In preparing CAM reports, EPC reviewers faced several challenges. In this paper, we discuss approaches used to address the following 3 issues: 1) identifying evidence about CAM interventions, 2) assessing the quality of individual studies, and 3) addressing rare serious adverse events. We then suggest recommendations in each area for future reviews of CAM interventions.

The many biases in the publication and indexing of CAM research pose a challenge for locating literature. Publication bias refers to the tendency of investigators, reviewers, and editors to submit or accept manuscripts on the basis of the strength or direction of the findings. While publication bias is a concern in conventional medical research (24), in CAM research the issue is particularly complicated. Most studies published in leading CAM journals have positive results (5). Some countries, such as China, Japan, Russia, and Taiwan, publish more studies with positive results than studies with negative results; this imbalance may reflect publication bias (6).

Language-related publication bias also exists in CAM research, as it does for conventional medicine research (7). Negative CAM findings are more likely to be published in mainstream medical journals (that is, English-language journals), while positive CAM findings are more likely to be published in CAM journals (which tend to be non–English-language journals) (810). Thus, all else being equal, the exclusion of non–English-language reports may result in a lower estimate of intervention effect for CAM interventions than would be seen if these reports were included (10). The direction of bias, however, may depend on the CAM topic. Studies about some CAM therapies may initially be published only in non–English-language journals (8). On the other hand, in pediatric CAM, some evidence suggests that randomized, controlled trials (RCTs) tend to be published in English, and often in mainstream medical journals (9).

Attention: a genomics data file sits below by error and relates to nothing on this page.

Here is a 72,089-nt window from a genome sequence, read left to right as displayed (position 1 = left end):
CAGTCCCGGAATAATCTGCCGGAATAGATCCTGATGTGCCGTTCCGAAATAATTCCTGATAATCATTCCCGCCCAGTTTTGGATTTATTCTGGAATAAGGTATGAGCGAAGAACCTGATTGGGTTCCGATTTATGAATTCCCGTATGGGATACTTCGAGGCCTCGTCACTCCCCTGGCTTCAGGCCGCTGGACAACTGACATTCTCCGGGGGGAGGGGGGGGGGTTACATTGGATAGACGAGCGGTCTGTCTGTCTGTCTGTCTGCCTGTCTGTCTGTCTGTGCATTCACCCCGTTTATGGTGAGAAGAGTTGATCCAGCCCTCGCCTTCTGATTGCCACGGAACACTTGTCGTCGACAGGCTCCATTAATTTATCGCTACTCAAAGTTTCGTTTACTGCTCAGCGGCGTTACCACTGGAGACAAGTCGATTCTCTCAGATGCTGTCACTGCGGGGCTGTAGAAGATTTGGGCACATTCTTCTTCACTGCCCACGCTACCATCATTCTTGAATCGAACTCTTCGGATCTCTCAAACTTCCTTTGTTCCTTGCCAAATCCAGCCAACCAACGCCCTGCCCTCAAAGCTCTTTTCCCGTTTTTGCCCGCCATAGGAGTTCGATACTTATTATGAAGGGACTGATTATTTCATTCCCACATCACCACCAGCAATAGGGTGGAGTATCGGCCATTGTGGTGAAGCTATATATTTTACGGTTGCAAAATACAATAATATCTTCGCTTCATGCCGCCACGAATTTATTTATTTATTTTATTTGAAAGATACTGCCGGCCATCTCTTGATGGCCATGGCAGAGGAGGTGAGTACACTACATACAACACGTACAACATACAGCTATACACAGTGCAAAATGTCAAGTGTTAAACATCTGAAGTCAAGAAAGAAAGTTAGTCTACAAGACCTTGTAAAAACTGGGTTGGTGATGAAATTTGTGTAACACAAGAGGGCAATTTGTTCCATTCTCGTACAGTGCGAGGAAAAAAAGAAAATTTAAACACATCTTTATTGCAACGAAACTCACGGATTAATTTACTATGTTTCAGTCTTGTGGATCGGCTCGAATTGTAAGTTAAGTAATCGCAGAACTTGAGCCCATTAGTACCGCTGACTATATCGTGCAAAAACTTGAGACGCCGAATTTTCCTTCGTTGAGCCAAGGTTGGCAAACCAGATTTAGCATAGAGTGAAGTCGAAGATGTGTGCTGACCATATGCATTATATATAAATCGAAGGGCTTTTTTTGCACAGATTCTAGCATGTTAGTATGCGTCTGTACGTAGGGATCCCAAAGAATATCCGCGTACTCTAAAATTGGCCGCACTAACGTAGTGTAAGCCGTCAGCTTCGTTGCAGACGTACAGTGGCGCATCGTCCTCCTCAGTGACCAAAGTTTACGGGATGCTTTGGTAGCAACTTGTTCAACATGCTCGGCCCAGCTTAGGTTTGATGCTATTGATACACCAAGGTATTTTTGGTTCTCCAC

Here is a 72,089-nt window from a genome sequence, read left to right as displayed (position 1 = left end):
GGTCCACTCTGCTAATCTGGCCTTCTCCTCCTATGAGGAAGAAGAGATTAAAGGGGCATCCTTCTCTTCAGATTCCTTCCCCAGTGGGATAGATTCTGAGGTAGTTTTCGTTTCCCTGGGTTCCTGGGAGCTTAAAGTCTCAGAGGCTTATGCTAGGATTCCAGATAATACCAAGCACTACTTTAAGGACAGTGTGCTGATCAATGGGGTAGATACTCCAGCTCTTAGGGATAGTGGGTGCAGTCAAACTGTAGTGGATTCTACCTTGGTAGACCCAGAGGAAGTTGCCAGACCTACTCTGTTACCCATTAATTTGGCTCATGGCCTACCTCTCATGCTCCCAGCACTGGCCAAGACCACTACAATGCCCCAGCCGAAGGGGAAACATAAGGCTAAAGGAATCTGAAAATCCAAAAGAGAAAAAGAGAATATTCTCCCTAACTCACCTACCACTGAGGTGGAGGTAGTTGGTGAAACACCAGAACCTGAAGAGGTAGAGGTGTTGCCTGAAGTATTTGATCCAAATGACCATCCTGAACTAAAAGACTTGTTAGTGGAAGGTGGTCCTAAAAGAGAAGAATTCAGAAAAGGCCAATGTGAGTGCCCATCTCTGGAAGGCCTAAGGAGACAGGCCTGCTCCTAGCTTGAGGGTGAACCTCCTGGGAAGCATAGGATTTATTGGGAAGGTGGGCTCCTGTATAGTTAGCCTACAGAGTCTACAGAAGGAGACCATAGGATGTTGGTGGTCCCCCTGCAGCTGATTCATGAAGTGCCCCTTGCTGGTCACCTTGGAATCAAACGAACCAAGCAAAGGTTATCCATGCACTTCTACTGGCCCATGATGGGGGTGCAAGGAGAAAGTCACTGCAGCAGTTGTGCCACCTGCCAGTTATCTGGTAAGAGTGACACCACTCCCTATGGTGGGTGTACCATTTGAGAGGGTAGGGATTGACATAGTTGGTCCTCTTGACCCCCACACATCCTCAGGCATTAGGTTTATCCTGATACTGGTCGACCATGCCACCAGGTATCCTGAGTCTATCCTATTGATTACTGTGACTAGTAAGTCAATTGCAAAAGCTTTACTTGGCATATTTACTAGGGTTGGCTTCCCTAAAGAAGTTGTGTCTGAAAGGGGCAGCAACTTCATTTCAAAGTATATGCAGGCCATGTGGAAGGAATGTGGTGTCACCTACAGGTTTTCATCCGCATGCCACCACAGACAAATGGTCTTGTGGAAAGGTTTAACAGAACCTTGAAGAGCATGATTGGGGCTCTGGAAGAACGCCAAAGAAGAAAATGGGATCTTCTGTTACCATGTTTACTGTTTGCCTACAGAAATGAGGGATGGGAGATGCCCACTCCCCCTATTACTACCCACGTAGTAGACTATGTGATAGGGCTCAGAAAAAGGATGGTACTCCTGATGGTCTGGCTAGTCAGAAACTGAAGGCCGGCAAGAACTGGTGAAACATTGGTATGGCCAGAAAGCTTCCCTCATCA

Another bias that hinders access is the incomplete or improper indexing of CAM journals and articles by mainstream databases such as MEDLINE (1112). For example, MEDLINE indexed only 10% of CAM journals identified worldwide by the National Center for Complementary and Alternative Medicine and the National Library of Medicine (12), while approximately 35% of all biomedical journals published worldwide are indexed in MEDLINE (13). Inconsistent use of keywords, descriptors, and subject headings, along with differing indexing procedures across databases, may also pose a challenge in locating CAM literature (14). The inconsistency in the terminology may partially explain why a MEDLINE search of the term alternative medicine does not capture all studies relevant to the CAM field (12). We examined the 19 evidence reports and 2 technology assessments related to CAM for sources and methods used to locate CAM literature (Appendix Table). For almost all reports, investigators searched specialized CAM databases in addition to mainstream databases. At least 10 databases specialize in CAM: Allied and Complementary Medicine Database (AMED); Cochrane Complementary Medicine Trials Registry; Alt HealthWatch; HerbMed; Manual, Alternative and Natural Therapy Index System (MANTIS); Natural Products Alert (NAPRALERT); International Bibliographic Information on Dietary Supplements (IBIDS); Hom-Inform; The Arthritis and Complementary Medicine Database (ARCAM); and Complementary and Alternative Medicine and Pain Database (CAMPAIN). Many can be accessed without a subscription. The search strategy used for most reports did not involve English-language restrictions. For almost all reports, investigators included an extensive list of keywords to identify articles that may not be indexed by standard subject headings, or for which terminology was inconsistent (14).